Mr. Speaker, I will be sharing my time with the hon. member for New Westminster—Coquitlam.
I thank the House for providing me with this opportunity to speak about the serious issues facing women in Canada. I will also be providing solutions in the action plan for women created by New Democrats with the help of civil society, the women of labour, our first nations sisters, and women's organizations across the country.
New Democrats believe our action plan can and will make a difference in the lives of women, their families and our communities because no nation can hope to fully realize its potential, create a strong economy or support successful communities when half of its citizens can be silenced by poverty, violence or powerlessness.
My Liberal colleagues opposite have raised a number of issues in regard to the shameful treatment meted out to women across the country. I am happy to address the points of their motion, but first I believe it might be helpful to take a brief look at the last 30 years of women's advocacy, to have a better sense of what Canadian women and their organizations currently face.
In 1979 the United Nations signalled to the world the necessity of an international bill of rights for women and the absolute need for a plan of action. Hence, there was the creation of the UN convention on the elimination of all forms of discrimination against women, CEDAW.
Among CEDAW's 23 recommendations to improve women's rights around the world are requirements for signatory countries to ensure women's equal access to, and opportunities in, political and public life, education, reproductive health, employment, family law, child care and social security.
Canada signed CEDAW in 1980 and adopted its optional protocol in 2002. How have we done in the past 28 years? Unfortunately, the response by government to women's organizations working for women's equality has been less than stellar.
In 1995 the Liberal government dismantled the Canadian advisory council on the status of women and in subsequent years further eroded core funding for other women's organizations. It cut funds for women's shelters and transition houses, ended federal programs for affordable housing, cut funds for legal aid and disadvantaged women with punitive changes to employment insurance, and failed to bring forward proactive pay equity legislation and needed changes to maternity and parental leave benefits.
It does not end there. The current Conservative government changed the mandate of Status of Women Canada, cancelled the court challenges program, closed 12 regional offices, and removed lobbying, advocacy and research from the initiatives Status of Women Canada is willing to fund.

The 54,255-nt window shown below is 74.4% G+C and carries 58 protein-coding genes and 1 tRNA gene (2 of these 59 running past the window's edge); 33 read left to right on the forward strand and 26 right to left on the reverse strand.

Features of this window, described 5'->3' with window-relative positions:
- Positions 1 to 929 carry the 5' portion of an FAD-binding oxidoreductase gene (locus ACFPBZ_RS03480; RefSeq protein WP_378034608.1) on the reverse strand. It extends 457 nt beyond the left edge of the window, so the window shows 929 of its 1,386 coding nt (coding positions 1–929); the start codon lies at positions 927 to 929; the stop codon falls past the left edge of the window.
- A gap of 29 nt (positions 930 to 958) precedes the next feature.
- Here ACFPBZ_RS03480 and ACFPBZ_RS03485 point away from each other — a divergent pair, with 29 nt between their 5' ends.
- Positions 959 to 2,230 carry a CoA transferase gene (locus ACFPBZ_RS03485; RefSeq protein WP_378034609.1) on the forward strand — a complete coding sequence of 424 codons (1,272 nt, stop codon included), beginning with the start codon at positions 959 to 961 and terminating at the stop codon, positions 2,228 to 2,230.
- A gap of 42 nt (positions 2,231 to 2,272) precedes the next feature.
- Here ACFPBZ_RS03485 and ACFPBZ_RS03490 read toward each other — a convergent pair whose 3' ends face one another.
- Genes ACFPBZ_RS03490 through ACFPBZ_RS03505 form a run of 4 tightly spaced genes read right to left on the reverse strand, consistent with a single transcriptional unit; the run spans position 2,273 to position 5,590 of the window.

Both Liberal and Conservative governments have undermined women's equality. Both have attempted to still the voices of dissent.
One has to wonder what is so threatening about the work of these women's organizations that Liberal and Conservative governments felt compelled to close them down. Today's motion points out that the women of Canada deserve better. The reality is that Canadian women still face gender-based violence and poverty, and have trouble finding safe affordable housing and affordable child care.
The lack of proactive pay equity must also be added to that list. Interestingly enough, what the motion fails to address is the Liberal failure to remedy any and all of these concerns. The Liberal government had 13 years of majority government to promote stable economic security for women, 13 years of majority government in which to implement progressive pay equity legislation, and what did it do? It cut spending to Status of Women and failed to implement any of the 113 recommendations from the 2004 pay equity task force report.
The Liberals also failed to bring forward a workable national child care act. In fact, after years of promises and eight consecutive surpluses, all Canadian families were offered was a mishmash of insecure options.
One former Trudeau aide called the Liberal child care policy a death bed repentance. It was a death bed repentance dished up on the eve of an election that was sparked by the damning findings of the Gomery commission, and just in case anyone has forgotten, Judge Gomery found the Liberals culpable in the disappearance of $40 million taxpayer dollars.
Just for the sake of absolute accuracy, in the wake of the sponsorship scandal, the federal Liberal Prime Minister announced to Canadians that there would be an election in February 2006. Interestingly enough, that scandal ridden government did not survive a confidence vote and so the election took place one month earlier in January 2006.